INSIDE MOBILE: Why Intel's Acquisition of McAfee Is Important for Mobile
INSIDE MOBILE: Why Intel's Acquisition of McAfee Is Important for Mobile
You have to hand it to firms such as Intel and Microsoft. When they are determined to succeed in a new market, they try and try again-and if that doesn't work, then they go out and buy their way into the market. Last week, Intel announced the acquisition of McAfee, a successful security software company, for $7.68 billion. This acquisition may play an important part in Intel's plans to become a major player in the wireless handheld market-something that they haven't yet been able to achieve despite a lot of effort.
This is the second in what is likely a series of actions Intel is making to become a major player in wireless handhelds. The first strategic announcement was made on February 15th of this year at the GSMA Mobile World Congress in Barcelona. At that time, Intel and Nokia announced that they would work together to support a new Linux-based operating system called MeeGo (which merges Intel's prior Moblin efforts with Nokia's Maemo). An earlier announcement by Nokia suggested that it intended to possibly use Intel's processors in some future Nokia mobile devices.
If Intel was going to acquire a security software company, why didn't they acquire Symantec, clearly the market leader? That might have made sense but it would definitely have been a lot more expensive. And, since Intel plans to embed much of McAfee's security software into future processor chip offerings, Intel likely took the lower cost route to the same destination.
The reason that the McAfee acquisition makes sense for Intel in the wireless handheld market is simply because security is going to become more and more important to both enterprise customers and consumers.
Mobile Commerce Requires Security
Mobile commerce requires security
Think about what it's going to be like to use your smartphone or tablet to manage mobile commerce. You'll be checking bank balances, transferring funds, buying stuff online, using coupons, etc. You'll eventually see Near Field Communication (NFC) chips added to wireless handheld devices so they can be used as a mobile wallet in retail stores. And you'll be storing thousands of songs, photos and videos in these devices as well. Wireless handhelds are going to hold a lot of personal information. And, when that happens, security is going to be a very important part of the entire user experience.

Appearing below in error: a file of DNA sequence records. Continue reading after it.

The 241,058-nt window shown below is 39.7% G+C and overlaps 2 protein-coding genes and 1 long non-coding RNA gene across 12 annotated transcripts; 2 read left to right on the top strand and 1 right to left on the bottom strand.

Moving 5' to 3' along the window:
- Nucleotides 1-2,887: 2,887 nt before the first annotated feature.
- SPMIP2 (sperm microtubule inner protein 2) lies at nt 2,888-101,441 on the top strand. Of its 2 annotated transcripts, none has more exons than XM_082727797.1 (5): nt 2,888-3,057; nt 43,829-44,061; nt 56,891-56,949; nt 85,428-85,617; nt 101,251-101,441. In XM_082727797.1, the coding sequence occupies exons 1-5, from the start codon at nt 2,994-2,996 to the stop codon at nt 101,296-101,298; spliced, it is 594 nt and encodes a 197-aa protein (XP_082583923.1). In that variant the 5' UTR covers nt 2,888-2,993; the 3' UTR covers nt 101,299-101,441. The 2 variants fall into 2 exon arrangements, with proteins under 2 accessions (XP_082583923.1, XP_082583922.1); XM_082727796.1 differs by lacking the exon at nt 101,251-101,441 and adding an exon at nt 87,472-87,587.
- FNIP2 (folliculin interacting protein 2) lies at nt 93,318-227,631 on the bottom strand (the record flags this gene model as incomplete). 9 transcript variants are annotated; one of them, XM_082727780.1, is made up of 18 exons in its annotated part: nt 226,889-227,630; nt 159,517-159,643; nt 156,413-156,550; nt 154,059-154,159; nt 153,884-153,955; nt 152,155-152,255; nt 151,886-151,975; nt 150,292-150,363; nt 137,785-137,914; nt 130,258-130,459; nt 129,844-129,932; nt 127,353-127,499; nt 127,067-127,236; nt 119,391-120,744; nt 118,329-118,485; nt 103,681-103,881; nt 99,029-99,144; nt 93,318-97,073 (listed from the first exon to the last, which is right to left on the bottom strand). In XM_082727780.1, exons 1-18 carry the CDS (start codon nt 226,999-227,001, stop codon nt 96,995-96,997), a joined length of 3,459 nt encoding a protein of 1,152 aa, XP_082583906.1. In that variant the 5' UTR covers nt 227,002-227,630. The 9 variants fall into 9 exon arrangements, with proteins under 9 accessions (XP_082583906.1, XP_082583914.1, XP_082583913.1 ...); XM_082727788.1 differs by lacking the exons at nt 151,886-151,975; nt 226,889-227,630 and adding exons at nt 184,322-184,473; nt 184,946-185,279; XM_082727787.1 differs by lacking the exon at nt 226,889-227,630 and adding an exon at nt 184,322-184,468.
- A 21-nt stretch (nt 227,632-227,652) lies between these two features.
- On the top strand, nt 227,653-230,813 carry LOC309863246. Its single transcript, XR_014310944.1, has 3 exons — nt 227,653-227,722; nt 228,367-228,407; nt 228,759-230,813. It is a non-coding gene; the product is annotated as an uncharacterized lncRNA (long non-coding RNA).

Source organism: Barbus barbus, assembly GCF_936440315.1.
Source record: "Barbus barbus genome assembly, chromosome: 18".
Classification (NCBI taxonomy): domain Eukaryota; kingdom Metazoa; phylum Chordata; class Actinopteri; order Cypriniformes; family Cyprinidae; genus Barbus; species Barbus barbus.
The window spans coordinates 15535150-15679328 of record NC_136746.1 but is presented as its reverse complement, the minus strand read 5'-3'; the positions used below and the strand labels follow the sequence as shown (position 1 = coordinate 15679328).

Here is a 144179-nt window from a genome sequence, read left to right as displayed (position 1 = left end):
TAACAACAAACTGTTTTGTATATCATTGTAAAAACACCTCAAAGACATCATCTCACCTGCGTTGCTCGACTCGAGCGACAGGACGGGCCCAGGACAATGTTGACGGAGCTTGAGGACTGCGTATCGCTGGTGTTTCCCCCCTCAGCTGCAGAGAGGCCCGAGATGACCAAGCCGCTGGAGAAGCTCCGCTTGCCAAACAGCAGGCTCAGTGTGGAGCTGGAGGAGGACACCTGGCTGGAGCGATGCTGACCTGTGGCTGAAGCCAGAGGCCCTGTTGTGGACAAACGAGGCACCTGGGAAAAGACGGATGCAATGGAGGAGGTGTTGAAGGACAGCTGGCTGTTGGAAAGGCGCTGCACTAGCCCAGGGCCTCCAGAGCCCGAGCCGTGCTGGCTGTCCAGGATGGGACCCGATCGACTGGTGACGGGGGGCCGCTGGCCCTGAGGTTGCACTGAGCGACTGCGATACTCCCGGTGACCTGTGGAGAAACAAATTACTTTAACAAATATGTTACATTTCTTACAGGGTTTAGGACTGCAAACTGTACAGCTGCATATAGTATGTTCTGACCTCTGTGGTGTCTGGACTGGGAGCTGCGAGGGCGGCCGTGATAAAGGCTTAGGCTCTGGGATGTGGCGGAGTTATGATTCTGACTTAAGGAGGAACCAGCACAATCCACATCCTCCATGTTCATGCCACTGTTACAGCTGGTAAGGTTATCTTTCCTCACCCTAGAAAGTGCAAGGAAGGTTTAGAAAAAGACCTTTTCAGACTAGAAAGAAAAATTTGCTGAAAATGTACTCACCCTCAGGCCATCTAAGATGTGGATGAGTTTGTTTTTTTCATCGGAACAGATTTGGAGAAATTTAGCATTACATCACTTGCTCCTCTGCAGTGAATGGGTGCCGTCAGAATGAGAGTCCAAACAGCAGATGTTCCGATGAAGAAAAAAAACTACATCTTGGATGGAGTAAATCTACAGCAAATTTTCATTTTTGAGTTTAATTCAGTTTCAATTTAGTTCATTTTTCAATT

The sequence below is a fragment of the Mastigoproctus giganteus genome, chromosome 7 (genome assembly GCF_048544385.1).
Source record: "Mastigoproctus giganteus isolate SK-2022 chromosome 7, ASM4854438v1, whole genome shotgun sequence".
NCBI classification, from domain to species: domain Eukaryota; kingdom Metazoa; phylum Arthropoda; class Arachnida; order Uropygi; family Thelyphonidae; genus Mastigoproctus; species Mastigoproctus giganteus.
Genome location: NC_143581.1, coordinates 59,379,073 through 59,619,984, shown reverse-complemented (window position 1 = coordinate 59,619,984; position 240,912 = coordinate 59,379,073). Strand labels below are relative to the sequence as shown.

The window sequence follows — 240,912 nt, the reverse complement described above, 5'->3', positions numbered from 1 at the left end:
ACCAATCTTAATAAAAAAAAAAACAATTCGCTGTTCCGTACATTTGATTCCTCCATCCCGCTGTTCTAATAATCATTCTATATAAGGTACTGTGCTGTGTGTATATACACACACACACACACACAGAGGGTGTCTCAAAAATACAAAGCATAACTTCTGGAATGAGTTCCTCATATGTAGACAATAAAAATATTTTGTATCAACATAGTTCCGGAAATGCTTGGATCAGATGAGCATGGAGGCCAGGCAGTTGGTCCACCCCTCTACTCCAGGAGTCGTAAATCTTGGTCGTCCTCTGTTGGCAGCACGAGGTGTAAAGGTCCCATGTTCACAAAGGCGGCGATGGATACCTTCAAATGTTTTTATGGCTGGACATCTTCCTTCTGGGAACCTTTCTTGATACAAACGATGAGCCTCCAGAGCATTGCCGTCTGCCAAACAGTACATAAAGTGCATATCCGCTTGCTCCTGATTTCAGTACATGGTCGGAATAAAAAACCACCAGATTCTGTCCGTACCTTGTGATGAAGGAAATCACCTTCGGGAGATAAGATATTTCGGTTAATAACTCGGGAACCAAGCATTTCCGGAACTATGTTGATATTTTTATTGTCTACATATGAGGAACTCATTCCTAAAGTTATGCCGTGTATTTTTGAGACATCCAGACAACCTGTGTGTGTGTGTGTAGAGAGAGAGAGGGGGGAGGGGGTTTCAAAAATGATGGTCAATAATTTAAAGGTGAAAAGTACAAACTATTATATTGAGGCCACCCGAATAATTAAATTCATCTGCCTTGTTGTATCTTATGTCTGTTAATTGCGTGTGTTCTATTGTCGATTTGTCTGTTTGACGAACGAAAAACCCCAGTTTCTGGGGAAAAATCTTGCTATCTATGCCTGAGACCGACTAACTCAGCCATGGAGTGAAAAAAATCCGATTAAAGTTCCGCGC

For example, what if someone picks up your wireless handheld and starts transferring funds to their account? Or what if they buy things? Or what if someone simply extracts the information off your wireless handheld? Or what if you lose your handheld? Or what if it's stolen? As more important information resides on your handheld, the more valuable the wireless handheld becomes to you. At this point it becomes very important to add security precautions to prevent unauthorized access or use.
In order to protect your wireless handheld device, you'll need to have a combination of password protection, encryption and biometrics (such as fingerprint verification so each mobile commerce transaction can verify it's really you and not someone else claiming to be you). Perhaps Intel will buy a biometric security firm such as UPEK and integrate the fingerprint verification sensor and cursor controller into millions of wireless handheld devices.
Increasingly Competitive Mobile Market
Increasingly competitive mobile market
McAfee will likely give Intel access to more security specialists and the ability to hard-wire more security features into future chips, many designed for the wireless handheld market. This past summer, McAfee acquired mobile enterprise management player Trust Digital and mobile security specialist tenCube.
Perhaps a bigger question for Intel in the wireless handheld space is whether their Atom processor line will be adopted by enough partners to give them a sizable market share in either the smartphone or tablet market.